Drafts of bills about tech competition and antitrust, likely to be introduced by leaders of the House Judiciary antitrust subcommittee soon, are circulating among Washington policy circles.
Why it matters: When the bills are formally introduced, it will be the next step in the subcommittee's antitrust investigation, which last year resulted in a sweeping report (along with a separate report from ranking antitrust member Rep. Ken Buck of Colorado) recommending changes to antitrust law to better keep up with the digital age.
Electronic Arts unveiled its next "Battlefield" game Wednesday, as it aims to compete more effectively with Activision’s seemingly unstoppable "Call of Duty."
Why it matters: Multiplayer shooter games, fueled by "Call of Duty," "Fortnite" and more, constitute one of the most lucrative markets in gaming.
Ubisoft will take a "hybrid" approach as it prepares for developers to return to the office, according to a teamwide message shared by chief people officer Anika Grant.
The big picture: A year of working from home has changed the way we think about offices.
Carolyn Everson, Facebook's longtime head of global ad sales, has left the company, Axios has confirmed.
Why it matters: Everson led Facebook through years of record ad growth, but also through intense scrutiny around Facebook's role in promoting nefarious content.
President Biden signed an executive order Wednesday on ensuring the security of American user data in regard to foreign-owned apps such as TikTok, revoking and replacing three Trump-era executive orders to impose a more structured "criteria-based decision framework" for potential bans.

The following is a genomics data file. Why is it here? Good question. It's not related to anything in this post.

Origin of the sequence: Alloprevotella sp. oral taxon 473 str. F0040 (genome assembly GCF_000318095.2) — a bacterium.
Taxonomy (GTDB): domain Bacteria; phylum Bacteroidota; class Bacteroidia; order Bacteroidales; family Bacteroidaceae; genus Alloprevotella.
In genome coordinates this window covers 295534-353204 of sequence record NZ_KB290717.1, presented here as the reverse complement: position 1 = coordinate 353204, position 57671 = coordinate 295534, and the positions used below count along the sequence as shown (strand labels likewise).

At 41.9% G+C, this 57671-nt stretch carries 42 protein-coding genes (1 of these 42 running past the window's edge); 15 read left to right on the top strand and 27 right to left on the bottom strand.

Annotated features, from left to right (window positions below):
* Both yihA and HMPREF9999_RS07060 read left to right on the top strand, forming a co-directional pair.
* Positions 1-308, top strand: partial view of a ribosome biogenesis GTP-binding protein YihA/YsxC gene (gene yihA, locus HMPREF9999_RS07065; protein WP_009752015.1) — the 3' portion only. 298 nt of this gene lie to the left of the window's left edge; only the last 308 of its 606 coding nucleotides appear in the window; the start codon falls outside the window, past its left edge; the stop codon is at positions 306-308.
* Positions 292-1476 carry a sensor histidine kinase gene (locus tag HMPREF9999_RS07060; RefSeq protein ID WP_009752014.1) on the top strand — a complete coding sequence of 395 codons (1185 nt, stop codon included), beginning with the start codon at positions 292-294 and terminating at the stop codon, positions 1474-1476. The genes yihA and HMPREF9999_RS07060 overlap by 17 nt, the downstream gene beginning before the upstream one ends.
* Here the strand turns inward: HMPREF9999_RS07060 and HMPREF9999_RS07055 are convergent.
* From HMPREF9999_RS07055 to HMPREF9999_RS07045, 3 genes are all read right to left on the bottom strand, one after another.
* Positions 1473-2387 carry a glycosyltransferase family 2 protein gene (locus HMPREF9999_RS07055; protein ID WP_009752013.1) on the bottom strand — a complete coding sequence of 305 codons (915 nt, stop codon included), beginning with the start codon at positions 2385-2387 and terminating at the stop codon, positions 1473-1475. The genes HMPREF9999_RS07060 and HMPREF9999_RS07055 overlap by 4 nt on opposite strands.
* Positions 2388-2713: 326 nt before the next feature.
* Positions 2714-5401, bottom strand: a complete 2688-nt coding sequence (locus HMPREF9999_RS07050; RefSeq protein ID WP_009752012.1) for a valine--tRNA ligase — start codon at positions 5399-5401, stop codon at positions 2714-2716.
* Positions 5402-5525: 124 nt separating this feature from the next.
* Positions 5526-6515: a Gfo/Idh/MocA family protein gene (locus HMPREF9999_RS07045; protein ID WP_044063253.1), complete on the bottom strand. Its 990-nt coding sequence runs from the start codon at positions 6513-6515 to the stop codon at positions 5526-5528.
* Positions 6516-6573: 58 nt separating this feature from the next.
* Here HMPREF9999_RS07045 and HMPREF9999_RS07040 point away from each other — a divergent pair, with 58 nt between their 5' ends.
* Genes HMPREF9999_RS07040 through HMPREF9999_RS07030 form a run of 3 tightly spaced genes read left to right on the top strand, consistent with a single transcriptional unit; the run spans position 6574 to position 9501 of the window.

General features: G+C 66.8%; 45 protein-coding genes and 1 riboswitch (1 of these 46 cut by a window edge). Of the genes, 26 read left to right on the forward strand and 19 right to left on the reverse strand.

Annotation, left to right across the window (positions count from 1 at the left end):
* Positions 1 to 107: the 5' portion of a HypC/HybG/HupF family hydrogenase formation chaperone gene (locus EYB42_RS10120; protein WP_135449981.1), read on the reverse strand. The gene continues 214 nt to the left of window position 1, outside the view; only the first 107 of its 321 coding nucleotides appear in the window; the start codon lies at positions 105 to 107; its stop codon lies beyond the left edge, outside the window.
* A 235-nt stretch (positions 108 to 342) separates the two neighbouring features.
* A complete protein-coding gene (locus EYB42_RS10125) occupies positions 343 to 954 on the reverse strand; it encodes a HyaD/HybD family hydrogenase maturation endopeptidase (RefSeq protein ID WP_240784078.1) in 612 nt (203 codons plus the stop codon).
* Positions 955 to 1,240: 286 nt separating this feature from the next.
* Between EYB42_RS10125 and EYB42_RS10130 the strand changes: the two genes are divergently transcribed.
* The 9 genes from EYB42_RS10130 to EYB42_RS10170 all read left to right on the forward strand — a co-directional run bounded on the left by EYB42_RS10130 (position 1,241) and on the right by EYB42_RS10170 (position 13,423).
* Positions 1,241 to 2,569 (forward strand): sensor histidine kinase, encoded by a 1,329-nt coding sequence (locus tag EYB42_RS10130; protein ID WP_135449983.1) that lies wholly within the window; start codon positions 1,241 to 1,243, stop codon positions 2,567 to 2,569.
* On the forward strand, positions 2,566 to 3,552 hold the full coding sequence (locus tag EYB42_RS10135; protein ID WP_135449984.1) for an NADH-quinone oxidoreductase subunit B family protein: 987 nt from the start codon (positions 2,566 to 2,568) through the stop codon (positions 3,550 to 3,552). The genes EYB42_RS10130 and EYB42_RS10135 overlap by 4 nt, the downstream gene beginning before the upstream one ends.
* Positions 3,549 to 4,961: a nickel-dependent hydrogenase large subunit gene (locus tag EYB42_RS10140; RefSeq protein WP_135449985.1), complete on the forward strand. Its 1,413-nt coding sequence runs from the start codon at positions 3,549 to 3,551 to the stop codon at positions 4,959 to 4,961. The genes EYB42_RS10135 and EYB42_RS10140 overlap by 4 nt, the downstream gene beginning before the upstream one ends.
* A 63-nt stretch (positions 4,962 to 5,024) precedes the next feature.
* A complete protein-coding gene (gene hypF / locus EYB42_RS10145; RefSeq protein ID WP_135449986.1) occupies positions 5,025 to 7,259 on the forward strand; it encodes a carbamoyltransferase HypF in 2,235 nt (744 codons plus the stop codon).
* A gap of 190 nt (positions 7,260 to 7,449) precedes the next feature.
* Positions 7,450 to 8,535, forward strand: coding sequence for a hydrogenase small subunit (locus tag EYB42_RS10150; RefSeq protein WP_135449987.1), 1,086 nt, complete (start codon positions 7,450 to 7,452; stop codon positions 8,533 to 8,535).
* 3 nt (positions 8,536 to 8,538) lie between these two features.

Driving the news: It's the latest in a series of China-related steps Biden is taking ahead of his first overseas trip to Europe, where curtailing Beijing's abuses will be a top agenda item in meetings with G7 and NATO leaders.
Fastly, the popular content delivery network (CDN) hit by a global internet outage Tuesday, chalked the episode up in a blog post Tuesday to a software bug triggered by a customer changing their settings.
The state of play: Fastly's outage caused a slew of popular websites — including The New York Times, CNN, Reddit, Spotify, Twitch, GitHub, gov.uk, Hulu, HBO Max, PayPal, Vimeo, Shopify — to crash.
Scientific journals are easy targets of automated software that post links to social media, often with misinformation, according to a study published by JAMA Internal Medicine.
Why it matters: Automated disinformation campaigns that harness legitimate scientific research could further erode the public's understanding and trust in science, particularly around COVID-19.
Today, most users know the EU's General Data Protection Regulation chiefly through the pain of having to click a box about cookie policies on every new website they visit.
Yes, but: Privacy experts tell Axios the EU's rules governing how corporations manage people's online data have had deeper impacts in three areas: company behavior, people's expectations and knowledge of how their data will be treated, and adoption by other nations and regions.
Businesses forced to comply with a patchwork of state and global privacy rules have turned what was once a cottage industry focused on data and privacy into a multi-billion-dollar sector.
Why it matters: As COVID-19 pushed consumers online in droves, companies — from Fortune 500 firms to the corner coffee shop — had to grapple with how to legally handle personal data. The privacy-tech companies who know how to do it have been raking in the cash.
The federal government's failure to craft a national privacy law has left it to be squeezed on the issue by the EU on one side and California on the other.
Why it matters: Companies are stuck trying to navigate the maze of EU and state laws, while legislators in Washington have no choice but to use those laws as de facto standards.
El Salvador's legislature voted early Wednesday to make bitcoin legal tender.
Why it matters: El Salvador will become the first country to formally adopt the digital currency once President Nayib Bukele signs the legislation into law.